I turn forty-five in less than a month, but my vivid imagination still gets a hold of me when looking at the 1985 Topps card of Quisenberry sitting on my desk. In it, a smiling Quisenberry looks off to the left toward something we can’t see. Maybe he knows the World Series is around the corner. Maybe he’s just watching Florida palm trees in spring training. Maybe he’s in the moment, ready to “see what happens.” Or maybe he’s thinking about the possibility of someone like me writing this, or someone like you reading it, or all of us in a distant future full of what ifs feeling our ways toward whatever is next. As the World Series closes this fall, let’s look to spring. Have faith. There are better days ahead. There must be. In Quisenberry’s words, let’s all “try this/ one time/ and see what happens.”
Poetry Editor, North Dakota Quarterly
my attorney said
“we’ve gotta get you a job”
“get some structure into your life”
oh, I see
but poetry doesn’t grow
or in straight black and white lines
and besides that
I don’t think well with a suit on
originally appeared in On Days Like This (Helicon Nine Editions)
Time to Quit
i’m warming up in san francisco
it’s a damp wind-off-the-water cold
and i’m tryin to throw sinkers
into this gale force
a sparrow in a hurricane
barely makes it
i reach back and grunt
whip it in there like the old days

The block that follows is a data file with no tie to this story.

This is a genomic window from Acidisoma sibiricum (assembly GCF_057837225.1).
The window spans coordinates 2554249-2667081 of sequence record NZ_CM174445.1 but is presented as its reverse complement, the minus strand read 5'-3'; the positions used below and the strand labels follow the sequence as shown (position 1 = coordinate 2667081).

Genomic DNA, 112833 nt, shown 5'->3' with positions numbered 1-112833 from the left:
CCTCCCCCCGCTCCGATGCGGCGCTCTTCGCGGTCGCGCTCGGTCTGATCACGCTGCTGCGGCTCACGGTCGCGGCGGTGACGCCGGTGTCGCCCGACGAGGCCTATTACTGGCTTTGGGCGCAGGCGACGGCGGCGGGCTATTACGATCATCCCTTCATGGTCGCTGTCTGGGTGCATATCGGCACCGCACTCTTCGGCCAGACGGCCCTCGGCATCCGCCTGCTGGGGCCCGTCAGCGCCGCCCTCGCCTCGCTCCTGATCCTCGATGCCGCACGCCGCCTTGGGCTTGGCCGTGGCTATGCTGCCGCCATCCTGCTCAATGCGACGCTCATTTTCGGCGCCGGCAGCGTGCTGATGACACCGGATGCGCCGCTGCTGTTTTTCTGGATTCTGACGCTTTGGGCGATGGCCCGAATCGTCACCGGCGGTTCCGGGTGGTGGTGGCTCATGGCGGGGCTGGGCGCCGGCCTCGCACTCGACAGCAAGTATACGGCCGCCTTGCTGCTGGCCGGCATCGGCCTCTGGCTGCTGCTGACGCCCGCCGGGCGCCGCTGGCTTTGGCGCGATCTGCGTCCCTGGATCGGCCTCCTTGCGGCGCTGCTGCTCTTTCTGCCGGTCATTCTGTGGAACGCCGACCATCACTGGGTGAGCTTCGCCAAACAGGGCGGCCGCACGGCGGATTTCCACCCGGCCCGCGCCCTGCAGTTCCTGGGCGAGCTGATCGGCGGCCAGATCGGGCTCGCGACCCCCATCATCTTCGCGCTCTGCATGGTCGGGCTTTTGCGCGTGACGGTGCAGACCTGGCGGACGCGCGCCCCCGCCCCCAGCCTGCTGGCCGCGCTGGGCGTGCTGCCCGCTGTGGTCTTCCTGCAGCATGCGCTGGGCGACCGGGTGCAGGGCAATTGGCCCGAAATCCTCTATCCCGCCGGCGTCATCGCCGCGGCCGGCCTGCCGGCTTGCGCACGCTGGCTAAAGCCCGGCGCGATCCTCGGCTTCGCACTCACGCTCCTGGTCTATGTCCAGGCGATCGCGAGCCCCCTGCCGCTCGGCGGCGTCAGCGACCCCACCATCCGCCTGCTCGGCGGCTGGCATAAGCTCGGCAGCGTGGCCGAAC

but i’m a salmon swimming up river
a doberman gnaws on my shoulder
with each toss
and i keep seeing the letter my daughter
wrote inside a crayon tear drop
saying “come home”
skip’s out there on the mound
looks back at me
i want to be invisible
don’t want to play anymore
just an advil
and a quick flight home
originally appeared in New Letters: A Magazine of Writing & Art and On Days Like This (Helicon Nine Editions)
Dan Quisenberry (1953-1998) was a baseball pitcher for the Kansas City Royals, St. Louis Cardinals, and San Francisco Giants. He was a husband, father of two children, and feeder of two Labradors. Once baseball ended, he began taking writing and poetry workshops. In the back of his full-length collection On Days Like This he thanks his readers for reading, and says he hopes they are “sitting in a nice warm place.”
Paul M. Worley is Associate Professor of Global Literature at Western Carolina University. Co-written with Rita M. Palacios, his most recent book, Unwriting Maya Literature: Ts’íib as Recorded Knowledge (2019), was given an honorable mention for Best Book in the Humanities by LASA’s Mexico Section.